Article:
Long time readers that have forgotten to unsubscribe would know that I have a certain unhealthy fetish for Cap’n Crunch cereal — enough so that I’d find numerous attempt to work the cereal into various post on a “personal finance” blog (and even taken screencaps of said cereal when it appears on TV).
Although I love to crunch away in the morning, afternoon, and evening… my love and loyalty for Cap’n Crunch came into an abrupt halt back in 2005, when I switched brand (gasp) and tried another cheaper alternative.
Was I crazy that fateful night in Wal-Mart? Did my years of loyalty vanish due to competitive pricing? Yes to the first and double-oh-yes to the second.
My post detailing the switch can be a bit exaggerating (and lame); but at the end, I bought Cap’n Crunch for years because I thought it was the only choice available — a pretty silly mindset for an easily reproduced preprocessed food such as cereal — but that’s the power of marketing, and the power of a brand.
Being a savvy consumer is about going beyond such mindsets, to be able to distinguish between hype and value, and be able to get the most out of your purchasing dollars. Here are some things a consumer should always keep in mind:
- Everyone will always have a favorite brand.
Apple products lover. Starbucks addicts. Crunch Berries enthusiasts. Name the company or brand, and you’ll have a following. There is nothing wrong with having a preferred brand for certain products, but if you always limit your choices to the tried-and-true, you may be doing yourself a disservice to discovering, cheaper, or even better alternatives.
- Not all brands are created equal.
The big names do well because they deliver great products at consistent quality. You generally know what to expect when you buy a Honda and the shipping time is fairly consistent when you order a book from Amazon. That’s the problem with trying something different, you might end up with a crappy result. But with the help of the Internet and a little comparative shopping, a savvy consumer can always find actual differences between choices. And it’s not always about the cheaper but just-as-good choices too, sometimes, you’ll simply find better stuff for higher prices.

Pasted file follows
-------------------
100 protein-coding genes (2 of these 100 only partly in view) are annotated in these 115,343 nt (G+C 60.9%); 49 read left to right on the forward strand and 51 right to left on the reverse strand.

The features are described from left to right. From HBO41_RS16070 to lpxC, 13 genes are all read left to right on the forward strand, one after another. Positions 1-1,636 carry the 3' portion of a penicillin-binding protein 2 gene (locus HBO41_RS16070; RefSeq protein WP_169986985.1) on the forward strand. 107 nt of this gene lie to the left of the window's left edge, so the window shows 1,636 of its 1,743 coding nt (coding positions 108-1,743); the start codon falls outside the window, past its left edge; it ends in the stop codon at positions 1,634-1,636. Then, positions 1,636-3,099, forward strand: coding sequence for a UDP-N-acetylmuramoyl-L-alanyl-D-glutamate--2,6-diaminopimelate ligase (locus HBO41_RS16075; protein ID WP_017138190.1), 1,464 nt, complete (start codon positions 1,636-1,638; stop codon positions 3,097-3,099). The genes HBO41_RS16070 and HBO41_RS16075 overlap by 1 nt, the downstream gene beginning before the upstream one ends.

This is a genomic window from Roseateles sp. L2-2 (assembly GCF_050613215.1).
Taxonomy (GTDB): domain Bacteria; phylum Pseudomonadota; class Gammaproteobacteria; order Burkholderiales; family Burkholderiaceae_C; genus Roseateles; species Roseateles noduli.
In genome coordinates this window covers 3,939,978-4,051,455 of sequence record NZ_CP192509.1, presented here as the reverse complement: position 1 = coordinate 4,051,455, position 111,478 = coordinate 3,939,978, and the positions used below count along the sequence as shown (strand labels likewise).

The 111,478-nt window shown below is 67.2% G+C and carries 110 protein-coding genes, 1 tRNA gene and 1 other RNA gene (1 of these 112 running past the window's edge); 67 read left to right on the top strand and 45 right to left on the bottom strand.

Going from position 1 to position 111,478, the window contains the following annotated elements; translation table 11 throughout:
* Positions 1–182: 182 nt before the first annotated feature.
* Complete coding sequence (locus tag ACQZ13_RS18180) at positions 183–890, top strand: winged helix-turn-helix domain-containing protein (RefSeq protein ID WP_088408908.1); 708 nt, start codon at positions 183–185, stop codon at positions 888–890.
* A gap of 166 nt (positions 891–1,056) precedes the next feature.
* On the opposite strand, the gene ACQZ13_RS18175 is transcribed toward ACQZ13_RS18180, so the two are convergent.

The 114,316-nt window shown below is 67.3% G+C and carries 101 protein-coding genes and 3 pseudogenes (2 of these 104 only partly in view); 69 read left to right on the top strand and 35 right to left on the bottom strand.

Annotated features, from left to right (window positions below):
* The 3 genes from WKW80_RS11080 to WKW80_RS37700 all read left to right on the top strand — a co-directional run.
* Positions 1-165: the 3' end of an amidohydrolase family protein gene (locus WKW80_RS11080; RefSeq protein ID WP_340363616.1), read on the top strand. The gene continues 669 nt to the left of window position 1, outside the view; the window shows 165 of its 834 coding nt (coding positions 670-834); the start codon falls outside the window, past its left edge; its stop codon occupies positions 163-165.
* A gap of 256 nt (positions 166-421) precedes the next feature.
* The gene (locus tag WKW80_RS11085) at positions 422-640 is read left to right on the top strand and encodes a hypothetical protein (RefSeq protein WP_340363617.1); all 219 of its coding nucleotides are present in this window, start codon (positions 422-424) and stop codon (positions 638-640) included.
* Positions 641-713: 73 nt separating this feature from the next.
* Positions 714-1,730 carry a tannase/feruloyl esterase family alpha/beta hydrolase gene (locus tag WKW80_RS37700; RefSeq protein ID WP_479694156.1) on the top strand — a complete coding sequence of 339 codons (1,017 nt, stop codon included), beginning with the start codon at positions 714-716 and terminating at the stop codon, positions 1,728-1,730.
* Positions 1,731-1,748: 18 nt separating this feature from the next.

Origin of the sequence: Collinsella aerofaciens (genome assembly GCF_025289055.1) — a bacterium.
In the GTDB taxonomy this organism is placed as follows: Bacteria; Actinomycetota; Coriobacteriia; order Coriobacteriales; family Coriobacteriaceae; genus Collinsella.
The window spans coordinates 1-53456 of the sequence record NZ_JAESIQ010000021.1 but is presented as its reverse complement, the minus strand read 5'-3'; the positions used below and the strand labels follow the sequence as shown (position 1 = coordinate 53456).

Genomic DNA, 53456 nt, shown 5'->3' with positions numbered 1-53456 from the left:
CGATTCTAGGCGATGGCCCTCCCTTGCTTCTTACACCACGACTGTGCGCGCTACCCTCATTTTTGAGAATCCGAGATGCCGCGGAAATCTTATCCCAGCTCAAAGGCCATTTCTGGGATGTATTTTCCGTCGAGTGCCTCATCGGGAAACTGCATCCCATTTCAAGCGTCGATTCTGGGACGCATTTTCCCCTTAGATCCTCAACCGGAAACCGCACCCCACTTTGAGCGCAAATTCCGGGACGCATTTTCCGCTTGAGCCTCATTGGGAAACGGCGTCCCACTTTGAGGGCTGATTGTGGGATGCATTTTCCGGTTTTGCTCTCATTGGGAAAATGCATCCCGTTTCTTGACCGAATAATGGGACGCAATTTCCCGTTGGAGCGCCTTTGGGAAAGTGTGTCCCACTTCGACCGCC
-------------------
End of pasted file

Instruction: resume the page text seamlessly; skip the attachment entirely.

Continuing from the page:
- Understand the marketing and identity shaped behind a brand.
Marketers poke brains to find image and terms you can relate to. Apple iPod commercials are hip and cool. AARP TV spots are slow and soft spoken. If you’ve ever seen the other side of the fence, you’ll see that the companies may label you as “easy going,” “price conscious,” “value oriented,” “image conscious,” “early adopter,” and “trend follower.” You may think you want or need a certain widget and you may think you have the best widget for your needs, but understand that there are other forces at work, constantly influencing your purchasing decisions. Being able to see through the layers and truly differentiate products is the hallmark of a savvy consumer. And of course, the Internet made all of this much easier. Search “### review” or “### sucks” to get opinions that can help you narrow your choices.
- Challenge these identity and make them earn and keep your loyalty.
Dell may have treated you right for years. Fidelity may have never screwed you over. If you deal with a company for years because you trust them, make them constantly earn and keep your business — especially if they screw up. This isn’t about being a hard-ass customer, it’s about reminding the companies that there are always other alternatives out there. Any businesses worth their salt knows this, and any company that’s respectable would want to take that extra small step to help win you over or keep your business. In a world where different choices are clicks away, there is nothing wrong with expecting companies to fight over each other for your business.
There is nothing wrong with having a preferred brand for certain products. It’s okay to trust a big brand over some unknown generic, but you should always challenge these notions and thoughts.
No one sane needs to research intensively over a breakfast cereal, but just because your car has treated you right for years doesn’t mean there aren’t better rides out there. Just because your financial institution fits your current need doesn’t mean there aren’t more personalized banking solutions out there.
At the end, we’re the driving force behind the share prices, the earning reports, and the executive compensations. Never stop challenging them to earn and keep your loyalty.